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- Storm-Ready Design > Episode 12: Hurricane-Safe Pool Structures, Pool Mechanicals, and Safety
Hurricane Protection for Porches, Windows, and Doors
Starting with the code-compliant pool cage, Bob watches the crew construct an aluminum frame built from blueprints and attach it to permanent structural roof gutters on the house and structural load-bearing columns screwed into the concrete pool deck. This fully screened, aluminum pool cage is engineered to withstand a wind load of 130 mile per hour (mph). Bob Reeves from Blue Haven Pools shows Bob the state-of-the-art microban filtration system that combats mold and fungal growth and lasts up to five years with annual cleaning. The copper and silver sanitation system kills bacteria and germs through oxidation and is 80 percent free of chlorine. The completed pool has an LED lighting system with five colors and multiple light shows. The Baby Barrier Pool Fence is removable when children are not visiting, easily stored, child-resistant, and designed to withstand up to 80 pounds of pressure against it. Finally, the lanai is made hurricane-proof with geosynthetic textile fabric from Armor Screen attached with bolts and clips at the top and bottom. This screen will reduce 100 mph winds to 3 mph behind the screen. With rain, wind and debris are completely blocked, making the lanai a hurricane-safe space that satisfies code requirements.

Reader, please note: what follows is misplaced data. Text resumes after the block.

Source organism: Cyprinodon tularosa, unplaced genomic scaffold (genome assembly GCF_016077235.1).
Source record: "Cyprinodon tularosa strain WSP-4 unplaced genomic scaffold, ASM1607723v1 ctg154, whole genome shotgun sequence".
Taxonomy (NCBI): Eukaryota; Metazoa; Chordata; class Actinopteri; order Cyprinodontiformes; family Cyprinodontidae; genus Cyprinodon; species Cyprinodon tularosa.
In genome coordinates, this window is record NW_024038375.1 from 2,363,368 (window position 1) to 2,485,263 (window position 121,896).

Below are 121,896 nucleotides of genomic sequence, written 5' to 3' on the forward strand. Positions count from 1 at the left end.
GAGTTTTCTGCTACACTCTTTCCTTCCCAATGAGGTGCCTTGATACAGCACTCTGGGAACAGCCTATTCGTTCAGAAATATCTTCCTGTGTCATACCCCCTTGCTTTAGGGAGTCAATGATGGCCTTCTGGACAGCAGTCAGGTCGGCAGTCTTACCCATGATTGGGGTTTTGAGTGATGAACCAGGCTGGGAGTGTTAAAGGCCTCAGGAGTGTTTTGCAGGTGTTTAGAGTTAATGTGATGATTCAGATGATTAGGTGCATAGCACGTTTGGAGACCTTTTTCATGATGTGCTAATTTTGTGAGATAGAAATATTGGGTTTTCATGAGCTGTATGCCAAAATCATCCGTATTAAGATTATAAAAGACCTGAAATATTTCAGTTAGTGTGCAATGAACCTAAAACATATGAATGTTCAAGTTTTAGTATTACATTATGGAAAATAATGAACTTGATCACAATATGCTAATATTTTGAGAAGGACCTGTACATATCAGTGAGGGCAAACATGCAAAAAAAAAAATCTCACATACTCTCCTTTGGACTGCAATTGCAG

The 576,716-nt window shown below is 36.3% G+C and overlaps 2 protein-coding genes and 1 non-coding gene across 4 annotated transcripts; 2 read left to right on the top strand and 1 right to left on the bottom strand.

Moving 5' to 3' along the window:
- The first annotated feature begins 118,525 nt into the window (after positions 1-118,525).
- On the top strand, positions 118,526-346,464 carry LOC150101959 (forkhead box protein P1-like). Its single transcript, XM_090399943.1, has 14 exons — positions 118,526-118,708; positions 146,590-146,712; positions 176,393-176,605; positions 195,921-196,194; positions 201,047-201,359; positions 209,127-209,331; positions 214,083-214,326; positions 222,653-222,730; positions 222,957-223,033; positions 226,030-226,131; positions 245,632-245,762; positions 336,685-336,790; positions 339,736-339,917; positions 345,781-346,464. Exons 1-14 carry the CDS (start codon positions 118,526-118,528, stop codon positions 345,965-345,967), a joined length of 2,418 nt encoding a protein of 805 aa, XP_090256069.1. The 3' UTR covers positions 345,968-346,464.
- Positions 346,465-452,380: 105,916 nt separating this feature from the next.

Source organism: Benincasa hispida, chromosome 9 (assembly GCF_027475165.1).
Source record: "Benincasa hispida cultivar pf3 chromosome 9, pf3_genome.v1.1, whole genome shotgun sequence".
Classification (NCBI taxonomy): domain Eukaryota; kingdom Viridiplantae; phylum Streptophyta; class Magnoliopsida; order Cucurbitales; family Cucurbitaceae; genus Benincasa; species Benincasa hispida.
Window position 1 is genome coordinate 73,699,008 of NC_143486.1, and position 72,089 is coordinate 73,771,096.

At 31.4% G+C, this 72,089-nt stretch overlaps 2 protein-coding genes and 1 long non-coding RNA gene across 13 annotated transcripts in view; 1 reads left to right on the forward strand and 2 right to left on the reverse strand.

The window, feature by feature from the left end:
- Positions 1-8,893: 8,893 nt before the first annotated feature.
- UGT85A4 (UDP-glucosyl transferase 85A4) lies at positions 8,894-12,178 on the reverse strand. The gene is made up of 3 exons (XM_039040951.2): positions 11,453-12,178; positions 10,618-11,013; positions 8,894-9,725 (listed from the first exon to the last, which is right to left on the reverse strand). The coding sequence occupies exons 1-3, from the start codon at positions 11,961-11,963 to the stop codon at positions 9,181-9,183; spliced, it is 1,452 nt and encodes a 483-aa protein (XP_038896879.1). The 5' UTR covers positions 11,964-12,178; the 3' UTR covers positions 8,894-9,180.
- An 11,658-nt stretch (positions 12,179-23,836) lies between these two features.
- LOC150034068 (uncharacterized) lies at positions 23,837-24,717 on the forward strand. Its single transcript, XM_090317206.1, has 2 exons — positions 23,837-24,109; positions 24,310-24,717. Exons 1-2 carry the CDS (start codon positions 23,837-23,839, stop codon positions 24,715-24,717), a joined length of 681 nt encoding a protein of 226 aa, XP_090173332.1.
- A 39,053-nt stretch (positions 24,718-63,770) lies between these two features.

- Part 1: Swimming Pool Filtration, Sanitation, and Lighting
- Part 2: Removable Swimming Pool Safety Fencing
- Part 3: Hurricane Protection for Porches, Windows, and Doors